Governor Steve Bullock headlined a press conference in Helena on Wednesday introducing a new media campaign in cooperation with the Montana Broadcasters Association to raise awareness of suicide in Montana.

Matt Kuntz of the National Alliance of Mental Illness (NAMI) said most parents or friends don’t know what to look for in order to prevent a suicide.

"We didn't know what to look for, we didn't know what it was, we didn't know what to do," Kuntz said about what he hears from parents of suicide victims. "That's what I felt, too. I understood suicide because I had battled suicidal thoughts myself. I thought 'I've got this' until I was in that spot where I didn't know what to do, who to ask for help, or even what we were up against."

Deputy Director of the Montana Department of Health and Human Services, Laura Smith, pointed out the connection between opiod drug abuse and suicide.

"In a two-year period between 2014 and 2016, I looked at all the toxicology reports for all the suicides in Montana, Smith said. "In 50 percent of those individuals, as a result of the tox report had alcohol, psychotropic, opiods or another drug in their system, and so, be thinking about the critical piece of accessing care."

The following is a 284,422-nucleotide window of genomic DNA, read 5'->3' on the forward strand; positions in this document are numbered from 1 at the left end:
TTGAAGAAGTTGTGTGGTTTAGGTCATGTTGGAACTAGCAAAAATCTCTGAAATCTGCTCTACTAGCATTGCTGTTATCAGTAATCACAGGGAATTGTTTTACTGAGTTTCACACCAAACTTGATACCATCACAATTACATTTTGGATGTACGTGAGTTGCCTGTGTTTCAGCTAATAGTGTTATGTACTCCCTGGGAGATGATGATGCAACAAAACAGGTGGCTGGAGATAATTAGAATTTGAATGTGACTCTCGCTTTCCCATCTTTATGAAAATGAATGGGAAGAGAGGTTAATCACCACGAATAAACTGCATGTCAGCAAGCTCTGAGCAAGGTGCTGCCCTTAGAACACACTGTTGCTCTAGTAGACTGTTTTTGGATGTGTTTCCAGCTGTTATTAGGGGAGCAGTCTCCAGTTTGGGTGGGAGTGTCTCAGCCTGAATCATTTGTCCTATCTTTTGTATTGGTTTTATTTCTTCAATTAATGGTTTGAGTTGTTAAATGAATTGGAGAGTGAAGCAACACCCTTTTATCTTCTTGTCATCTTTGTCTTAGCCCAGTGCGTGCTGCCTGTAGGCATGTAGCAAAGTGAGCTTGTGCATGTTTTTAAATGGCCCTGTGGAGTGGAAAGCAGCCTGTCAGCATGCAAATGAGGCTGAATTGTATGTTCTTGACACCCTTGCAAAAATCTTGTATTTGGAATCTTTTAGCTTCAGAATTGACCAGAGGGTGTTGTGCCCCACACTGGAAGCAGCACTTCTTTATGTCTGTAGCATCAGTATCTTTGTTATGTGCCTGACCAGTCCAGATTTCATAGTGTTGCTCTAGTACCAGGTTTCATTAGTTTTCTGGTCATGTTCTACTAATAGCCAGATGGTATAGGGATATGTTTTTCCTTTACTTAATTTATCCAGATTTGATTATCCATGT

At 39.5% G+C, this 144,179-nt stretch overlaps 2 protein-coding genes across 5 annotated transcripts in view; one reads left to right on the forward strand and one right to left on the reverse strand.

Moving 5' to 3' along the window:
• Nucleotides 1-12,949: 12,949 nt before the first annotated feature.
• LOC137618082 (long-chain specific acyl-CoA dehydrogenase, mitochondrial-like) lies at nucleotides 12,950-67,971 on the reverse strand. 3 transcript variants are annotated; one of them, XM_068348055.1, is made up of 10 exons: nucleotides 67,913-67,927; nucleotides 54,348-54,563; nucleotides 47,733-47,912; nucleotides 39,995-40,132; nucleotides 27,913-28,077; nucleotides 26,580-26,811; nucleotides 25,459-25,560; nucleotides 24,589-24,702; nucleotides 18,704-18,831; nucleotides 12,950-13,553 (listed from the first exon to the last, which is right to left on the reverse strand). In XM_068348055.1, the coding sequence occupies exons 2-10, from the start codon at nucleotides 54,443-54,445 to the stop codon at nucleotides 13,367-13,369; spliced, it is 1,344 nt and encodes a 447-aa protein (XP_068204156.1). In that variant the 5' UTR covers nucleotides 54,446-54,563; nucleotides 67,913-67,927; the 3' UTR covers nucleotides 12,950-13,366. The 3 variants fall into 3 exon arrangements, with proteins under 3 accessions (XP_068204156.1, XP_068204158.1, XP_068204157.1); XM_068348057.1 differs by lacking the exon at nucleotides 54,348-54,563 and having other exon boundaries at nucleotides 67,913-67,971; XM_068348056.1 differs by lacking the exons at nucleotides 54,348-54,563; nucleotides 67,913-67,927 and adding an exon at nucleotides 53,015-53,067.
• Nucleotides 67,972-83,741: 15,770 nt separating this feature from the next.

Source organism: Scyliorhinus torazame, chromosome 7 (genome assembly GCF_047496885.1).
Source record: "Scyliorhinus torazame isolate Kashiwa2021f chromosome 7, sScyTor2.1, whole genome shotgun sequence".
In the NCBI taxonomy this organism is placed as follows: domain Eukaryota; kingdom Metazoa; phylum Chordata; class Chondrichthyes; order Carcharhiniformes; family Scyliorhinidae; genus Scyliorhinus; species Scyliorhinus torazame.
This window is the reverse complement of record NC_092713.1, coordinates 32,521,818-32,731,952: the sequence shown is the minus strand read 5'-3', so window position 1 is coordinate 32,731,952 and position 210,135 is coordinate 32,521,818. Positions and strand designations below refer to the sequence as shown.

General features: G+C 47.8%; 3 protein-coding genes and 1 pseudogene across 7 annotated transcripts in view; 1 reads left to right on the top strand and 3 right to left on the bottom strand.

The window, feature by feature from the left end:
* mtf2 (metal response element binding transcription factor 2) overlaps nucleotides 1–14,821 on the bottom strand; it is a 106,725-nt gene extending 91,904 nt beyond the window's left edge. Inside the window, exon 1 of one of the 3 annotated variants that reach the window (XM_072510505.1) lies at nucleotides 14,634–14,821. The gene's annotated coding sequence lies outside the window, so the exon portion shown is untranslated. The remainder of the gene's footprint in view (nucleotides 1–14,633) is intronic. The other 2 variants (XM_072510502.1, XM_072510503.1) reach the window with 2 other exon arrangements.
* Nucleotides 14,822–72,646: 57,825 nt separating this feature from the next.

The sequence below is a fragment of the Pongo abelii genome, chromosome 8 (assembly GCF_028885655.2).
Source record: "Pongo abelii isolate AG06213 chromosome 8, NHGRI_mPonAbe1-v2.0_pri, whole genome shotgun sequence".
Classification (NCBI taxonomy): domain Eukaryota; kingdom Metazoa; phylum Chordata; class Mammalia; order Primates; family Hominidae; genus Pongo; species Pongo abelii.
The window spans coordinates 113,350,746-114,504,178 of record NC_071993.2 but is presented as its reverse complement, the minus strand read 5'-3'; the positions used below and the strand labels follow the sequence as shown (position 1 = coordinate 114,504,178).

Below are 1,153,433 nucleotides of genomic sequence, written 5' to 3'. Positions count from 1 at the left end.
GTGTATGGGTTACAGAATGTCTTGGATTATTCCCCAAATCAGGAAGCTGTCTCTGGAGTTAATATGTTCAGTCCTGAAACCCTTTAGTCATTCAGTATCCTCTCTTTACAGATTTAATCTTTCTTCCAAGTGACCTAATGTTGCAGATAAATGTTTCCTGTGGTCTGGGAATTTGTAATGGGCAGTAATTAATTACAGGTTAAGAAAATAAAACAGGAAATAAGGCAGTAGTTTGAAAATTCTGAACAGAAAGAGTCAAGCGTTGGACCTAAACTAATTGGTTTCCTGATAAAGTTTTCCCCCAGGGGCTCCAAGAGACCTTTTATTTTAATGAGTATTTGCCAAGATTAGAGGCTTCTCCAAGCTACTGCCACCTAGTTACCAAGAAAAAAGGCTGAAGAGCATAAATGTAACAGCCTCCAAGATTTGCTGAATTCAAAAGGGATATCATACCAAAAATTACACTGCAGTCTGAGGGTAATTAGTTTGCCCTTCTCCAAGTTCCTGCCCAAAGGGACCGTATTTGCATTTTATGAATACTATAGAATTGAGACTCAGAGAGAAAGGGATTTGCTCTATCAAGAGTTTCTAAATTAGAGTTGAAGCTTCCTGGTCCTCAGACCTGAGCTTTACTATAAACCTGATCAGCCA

Governor Bullock praised the Montana Broadcasters Association for providing the time and resources to write and produce the ads for both TV and radio.

"The project will certainly complement the $1 million in suicide prevention funding provided by the legislature," Bullock said. "It complements the work done by the Department of Health and Human Services. It complements the work we're doing with our service members and our veterans, and it complements the work being done in so many of our school districts."

In Montana, between 2005 and 2014, suicide was the number two cause of death for young people, behind only unintentional injuries. Access to lethal means is a major issue with youth as well. 63% of youth suicides in Montana are with firearms, which is triple the national rate.

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